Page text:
There’s only one person I dig less than a foreigner criticising South Africa. Actually, let’s start again. there are only two people I dig less than a foreigner criticising my country and those are a South African expat living overseas whingeing about South Africa and a South African living here in the most amazing country in the entire chuffing world but banging on about how bad things are and wishing he was in Perth. Or London. Or Vancouver. Or Chernobyl. Or anywhere in the world but in South Africa.
What is this all about? I, the first person in South Africa (even before President Jacob Zuma) to be medically diagnosed as “SA-positive”, cannot get my head around it. That might well be because I’m phenomenally stupid. Fair dos.
But I think there’s more to it. A lot more. A festering, rotting, stinking lot more. And this became clear when Dianne Russell, a Canadian now living in South Africa, wrote a “guest post” on this blog, giving \”10 Reasons Why A Vancouverite Would Rather Live In Cape Town\”.
Dianne was simply exercising her right to give her personal opinion about her experience. As she did when she exercised her right to join her South African boyfriend here in Cape Town. Her eyes, unlike those of many whining South Africans, were opened to the beauty of our beloved country. Not just the physical beauty of the landscape but the beauty of our fascinatingly diverse peoples, their friendliness, their openness, their warmth, their vitality.
But clearly she had not chatted to that weird group of South Africans – mostly, in the words of that nincompoop Julius Malema, of a “white tendency” – who live frozen in fear behind their electric fences and only come out by day to make large amounts of money and to go to braais held by their similarly-minded friends.
There they will wolf down humungous amounts of steak and boerewors, sluk on brandy-and-Coke and Castle Lager and whinge incessantly about how terrible crime and corruption is, how this country has gone to the dogs and, maggies, have you checked how bad the potholes are on the road to the office? These South Africans stand around the braai rooted in their collective consciousness and abject fear, moaning and wishing they could go to live in a “civilised country”.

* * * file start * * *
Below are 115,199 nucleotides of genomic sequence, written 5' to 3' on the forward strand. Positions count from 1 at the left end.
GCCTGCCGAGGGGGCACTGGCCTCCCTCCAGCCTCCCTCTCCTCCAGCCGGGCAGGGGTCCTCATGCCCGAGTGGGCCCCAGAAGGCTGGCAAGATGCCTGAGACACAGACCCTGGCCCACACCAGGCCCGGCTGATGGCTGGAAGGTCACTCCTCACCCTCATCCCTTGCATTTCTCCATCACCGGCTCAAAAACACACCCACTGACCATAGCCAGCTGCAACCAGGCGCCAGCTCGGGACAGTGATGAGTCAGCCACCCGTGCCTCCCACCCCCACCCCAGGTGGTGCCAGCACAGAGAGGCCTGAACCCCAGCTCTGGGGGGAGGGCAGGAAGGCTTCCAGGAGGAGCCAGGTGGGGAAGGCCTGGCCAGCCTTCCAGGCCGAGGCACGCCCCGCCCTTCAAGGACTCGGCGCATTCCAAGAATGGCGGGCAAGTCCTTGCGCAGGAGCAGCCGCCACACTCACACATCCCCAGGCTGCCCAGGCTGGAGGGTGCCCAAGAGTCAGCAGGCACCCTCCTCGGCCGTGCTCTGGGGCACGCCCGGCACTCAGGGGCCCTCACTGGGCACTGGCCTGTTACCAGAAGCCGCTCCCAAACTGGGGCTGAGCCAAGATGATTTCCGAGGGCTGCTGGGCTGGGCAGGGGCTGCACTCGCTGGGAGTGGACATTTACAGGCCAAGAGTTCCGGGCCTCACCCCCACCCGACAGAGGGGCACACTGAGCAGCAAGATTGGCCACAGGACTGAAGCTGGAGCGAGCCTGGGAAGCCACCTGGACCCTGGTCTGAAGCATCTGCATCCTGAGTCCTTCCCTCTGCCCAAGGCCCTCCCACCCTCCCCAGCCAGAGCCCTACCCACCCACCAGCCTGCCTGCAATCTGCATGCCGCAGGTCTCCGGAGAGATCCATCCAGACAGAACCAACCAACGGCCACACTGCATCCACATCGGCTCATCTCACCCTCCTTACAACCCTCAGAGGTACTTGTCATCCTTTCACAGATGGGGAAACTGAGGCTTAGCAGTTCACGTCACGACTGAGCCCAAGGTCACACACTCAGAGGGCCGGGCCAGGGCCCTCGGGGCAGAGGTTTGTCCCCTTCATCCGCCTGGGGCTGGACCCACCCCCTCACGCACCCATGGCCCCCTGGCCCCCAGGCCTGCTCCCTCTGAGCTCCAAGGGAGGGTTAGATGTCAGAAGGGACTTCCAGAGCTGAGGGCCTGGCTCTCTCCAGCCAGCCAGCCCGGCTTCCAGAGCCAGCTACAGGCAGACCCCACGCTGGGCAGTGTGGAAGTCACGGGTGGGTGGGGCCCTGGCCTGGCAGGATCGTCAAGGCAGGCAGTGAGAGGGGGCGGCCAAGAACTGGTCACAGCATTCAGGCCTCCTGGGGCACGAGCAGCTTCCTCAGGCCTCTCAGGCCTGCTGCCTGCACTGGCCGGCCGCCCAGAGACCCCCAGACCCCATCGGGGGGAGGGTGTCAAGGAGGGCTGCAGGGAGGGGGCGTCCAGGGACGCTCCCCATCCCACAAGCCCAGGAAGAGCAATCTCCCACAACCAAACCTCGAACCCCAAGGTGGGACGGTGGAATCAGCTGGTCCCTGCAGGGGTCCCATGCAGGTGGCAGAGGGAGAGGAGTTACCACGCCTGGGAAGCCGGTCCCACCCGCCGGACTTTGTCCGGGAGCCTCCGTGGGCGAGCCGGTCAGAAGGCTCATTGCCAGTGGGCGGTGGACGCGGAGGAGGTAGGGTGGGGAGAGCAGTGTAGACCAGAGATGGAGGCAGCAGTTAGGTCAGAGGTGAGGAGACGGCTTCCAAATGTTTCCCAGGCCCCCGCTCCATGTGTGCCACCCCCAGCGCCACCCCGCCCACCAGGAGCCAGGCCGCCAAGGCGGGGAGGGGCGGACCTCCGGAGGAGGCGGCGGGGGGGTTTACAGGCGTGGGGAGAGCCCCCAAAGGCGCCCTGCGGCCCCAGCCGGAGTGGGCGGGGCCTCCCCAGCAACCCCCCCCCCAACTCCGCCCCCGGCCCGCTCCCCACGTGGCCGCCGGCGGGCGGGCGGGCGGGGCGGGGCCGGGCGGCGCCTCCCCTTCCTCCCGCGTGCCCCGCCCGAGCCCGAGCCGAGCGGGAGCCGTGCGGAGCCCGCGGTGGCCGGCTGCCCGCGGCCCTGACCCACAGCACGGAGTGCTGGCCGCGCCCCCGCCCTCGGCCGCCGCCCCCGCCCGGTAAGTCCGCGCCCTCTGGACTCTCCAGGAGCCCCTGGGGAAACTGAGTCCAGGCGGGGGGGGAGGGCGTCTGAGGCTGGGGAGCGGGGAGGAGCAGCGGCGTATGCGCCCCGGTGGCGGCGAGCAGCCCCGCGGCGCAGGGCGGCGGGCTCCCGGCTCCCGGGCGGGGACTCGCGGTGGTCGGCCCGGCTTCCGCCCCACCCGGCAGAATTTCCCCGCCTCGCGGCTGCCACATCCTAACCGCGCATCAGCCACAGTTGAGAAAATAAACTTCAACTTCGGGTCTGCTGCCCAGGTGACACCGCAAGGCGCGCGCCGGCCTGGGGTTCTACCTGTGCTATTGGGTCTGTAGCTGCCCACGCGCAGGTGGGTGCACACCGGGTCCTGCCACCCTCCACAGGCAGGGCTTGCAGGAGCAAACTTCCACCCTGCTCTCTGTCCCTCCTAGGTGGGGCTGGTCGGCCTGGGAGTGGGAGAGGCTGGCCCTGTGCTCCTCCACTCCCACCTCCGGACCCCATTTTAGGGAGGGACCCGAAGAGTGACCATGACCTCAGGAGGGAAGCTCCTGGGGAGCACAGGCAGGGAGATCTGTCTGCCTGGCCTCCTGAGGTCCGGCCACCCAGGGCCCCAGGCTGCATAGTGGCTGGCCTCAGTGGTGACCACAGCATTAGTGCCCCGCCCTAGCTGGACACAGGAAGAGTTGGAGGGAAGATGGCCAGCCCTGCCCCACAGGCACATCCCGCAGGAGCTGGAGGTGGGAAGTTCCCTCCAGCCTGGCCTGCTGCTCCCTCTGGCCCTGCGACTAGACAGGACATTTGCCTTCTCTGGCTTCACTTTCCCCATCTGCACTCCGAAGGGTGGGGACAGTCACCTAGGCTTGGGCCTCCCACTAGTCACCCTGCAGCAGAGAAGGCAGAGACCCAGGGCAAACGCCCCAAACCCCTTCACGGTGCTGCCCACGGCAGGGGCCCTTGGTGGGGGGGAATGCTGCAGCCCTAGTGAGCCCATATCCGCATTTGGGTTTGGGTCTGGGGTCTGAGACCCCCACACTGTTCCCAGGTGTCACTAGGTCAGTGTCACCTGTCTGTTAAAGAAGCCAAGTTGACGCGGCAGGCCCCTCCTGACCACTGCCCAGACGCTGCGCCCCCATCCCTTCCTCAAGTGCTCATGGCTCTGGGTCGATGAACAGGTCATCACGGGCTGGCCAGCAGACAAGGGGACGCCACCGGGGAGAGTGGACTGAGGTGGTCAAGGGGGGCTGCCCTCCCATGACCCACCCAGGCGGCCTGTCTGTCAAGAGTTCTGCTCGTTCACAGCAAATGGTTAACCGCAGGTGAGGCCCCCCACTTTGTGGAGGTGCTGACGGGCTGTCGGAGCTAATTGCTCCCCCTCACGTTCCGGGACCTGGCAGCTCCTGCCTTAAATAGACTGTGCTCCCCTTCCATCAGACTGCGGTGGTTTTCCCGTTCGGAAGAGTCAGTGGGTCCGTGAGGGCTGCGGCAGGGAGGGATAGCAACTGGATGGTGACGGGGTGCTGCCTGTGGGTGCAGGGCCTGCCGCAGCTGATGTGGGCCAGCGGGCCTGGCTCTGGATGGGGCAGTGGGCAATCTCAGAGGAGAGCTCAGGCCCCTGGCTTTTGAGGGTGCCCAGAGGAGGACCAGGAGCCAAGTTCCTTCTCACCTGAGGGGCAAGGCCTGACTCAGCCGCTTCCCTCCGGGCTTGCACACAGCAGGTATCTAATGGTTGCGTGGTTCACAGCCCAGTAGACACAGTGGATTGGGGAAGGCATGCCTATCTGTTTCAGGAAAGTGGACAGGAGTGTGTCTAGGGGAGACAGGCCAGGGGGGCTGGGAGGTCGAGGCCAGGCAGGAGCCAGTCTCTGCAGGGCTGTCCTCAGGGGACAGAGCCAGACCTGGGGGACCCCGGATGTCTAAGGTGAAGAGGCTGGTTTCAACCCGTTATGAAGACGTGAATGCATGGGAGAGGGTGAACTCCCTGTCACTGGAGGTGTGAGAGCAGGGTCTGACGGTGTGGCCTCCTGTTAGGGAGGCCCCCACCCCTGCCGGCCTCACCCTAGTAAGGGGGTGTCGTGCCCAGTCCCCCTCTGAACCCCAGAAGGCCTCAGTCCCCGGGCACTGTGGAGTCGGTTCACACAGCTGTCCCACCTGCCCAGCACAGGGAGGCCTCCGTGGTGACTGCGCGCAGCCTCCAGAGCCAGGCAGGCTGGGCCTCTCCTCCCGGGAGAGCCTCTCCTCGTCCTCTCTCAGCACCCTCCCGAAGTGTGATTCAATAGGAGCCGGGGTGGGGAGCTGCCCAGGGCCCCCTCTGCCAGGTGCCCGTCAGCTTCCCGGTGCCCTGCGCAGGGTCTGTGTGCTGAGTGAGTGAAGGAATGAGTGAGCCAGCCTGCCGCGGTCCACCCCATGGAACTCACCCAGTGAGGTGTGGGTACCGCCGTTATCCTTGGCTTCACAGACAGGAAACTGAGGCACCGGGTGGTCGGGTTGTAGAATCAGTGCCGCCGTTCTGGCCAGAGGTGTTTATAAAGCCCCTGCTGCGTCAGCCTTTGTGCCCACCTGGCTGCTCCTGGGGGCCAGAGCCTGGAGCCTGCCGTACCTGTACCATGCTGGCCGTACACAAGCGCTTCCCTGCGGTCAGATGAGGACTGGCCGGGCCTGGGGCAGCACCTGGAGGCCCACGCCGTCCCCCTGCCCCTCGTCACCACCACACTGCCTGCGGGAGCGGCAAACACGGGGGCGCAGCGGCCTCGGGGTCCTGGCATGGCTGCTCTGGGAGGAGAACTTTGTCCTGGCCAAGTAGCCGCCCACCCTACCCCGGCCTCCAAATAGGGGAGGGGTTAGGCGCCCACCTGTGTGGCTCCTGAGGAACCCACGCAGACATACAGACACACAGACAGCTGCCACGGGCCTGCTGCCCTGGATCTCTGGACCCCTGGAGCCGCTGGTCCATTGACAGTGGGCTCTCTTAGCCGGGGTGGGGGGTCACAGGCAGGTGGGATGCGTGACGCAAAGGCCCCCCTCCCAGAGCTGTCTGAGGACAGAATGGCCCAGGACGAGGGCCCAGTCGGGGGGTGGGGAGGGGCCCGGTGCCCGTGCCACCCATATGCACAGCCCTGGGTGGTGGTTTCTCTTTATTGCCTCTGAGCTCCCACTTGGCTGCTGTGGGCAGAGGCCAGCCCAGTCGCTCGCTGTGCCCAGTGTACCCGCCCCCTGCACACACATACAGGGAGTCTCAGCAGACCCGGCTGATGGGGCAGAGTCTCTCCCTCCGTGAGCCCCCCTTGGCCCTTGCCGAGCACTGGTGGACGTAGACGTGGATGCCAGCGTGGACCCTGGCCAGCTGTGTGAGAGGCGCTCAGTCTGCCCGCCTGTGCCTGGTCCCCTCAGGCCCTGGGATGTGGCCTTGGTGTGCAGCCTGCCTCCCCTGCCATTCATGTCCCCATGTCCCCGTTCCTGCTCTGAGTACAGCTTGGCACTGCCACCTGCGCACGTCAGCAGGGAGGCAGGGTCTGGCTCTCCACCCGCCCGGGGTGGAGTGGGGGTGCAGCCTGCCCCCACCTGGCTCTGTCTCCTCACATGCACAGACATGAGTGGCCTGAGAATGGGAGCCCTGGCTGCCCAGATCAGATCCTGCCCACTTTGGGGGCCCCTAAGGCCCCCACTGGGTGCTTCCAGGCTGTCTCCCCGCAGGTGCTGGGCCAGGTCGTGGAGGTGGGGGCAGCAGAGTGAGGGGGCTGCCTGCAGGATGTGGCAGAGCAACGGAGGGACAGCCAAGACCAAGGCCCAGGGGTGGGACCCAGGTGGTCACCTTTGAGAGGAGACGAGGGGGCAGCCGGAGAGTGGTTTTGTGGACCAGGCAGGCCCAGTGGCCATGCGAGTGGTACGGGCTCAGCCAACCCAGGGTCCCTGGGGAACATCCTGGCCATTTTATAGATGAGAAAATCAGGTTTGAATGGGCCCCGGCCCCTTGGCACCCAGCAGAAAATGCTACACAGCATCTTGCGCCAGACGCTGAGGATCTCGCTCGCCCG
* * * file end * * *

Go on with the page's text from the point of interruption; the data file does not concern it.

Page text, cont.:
They mourn “the good old days” (read the apartheid era) when most of the national resources were handed to them (a small percentage of the population) on a plate and the vast majority of South Africans had to get by on the scraps thrown to them. Now that our new democracy is founded on sharing everything equally among everybody (and the government is struggling to do that and make ends meet), these “SA-negative” people dream of supping on the “milk and honey” which apparently abounds in other countries.
Yeah, yeah. Pull the other one. When are these previously over-privileged South Africans going to grow up? Get real, mense. Have you even travelled abroad to grasp at the reality of living in stultifyingly over-regulated, overly politically correct and plain boring countries such as the United States, Britain, Canada, Australia and New Zealand? Please do. and make it a one-way ticket. You’re holding us back, bru. And your negativity is draining the beautiful energy the rest of us are putting out.
And some of you had the ignorance to write into this blog to bash away at the positivity Dianne Russell, a Canadian, feels about South Africa. Your anger was tangible, so much so that a rather confused Canadian blogger has brought it to the attention of Canada. How dare a foreigner move to our country and have the audacity to tell us how wonderful it all is? Who does she think she is? A South African? Ja, if she were South African she would share our pain at the moerse potholes our double cabs disappear into on a daily basis. And to be truly South African like us, she must give up her Canadian passport, hand in her Canadian dollars, stop being a “party girl” and sitting around sipping cocktails outside Caprice in Camps Bay and come to stand around our braai in Hierdieplekisblerriekakfontein and endlessly bemoan the increasing girth of Julius Malema and potholes.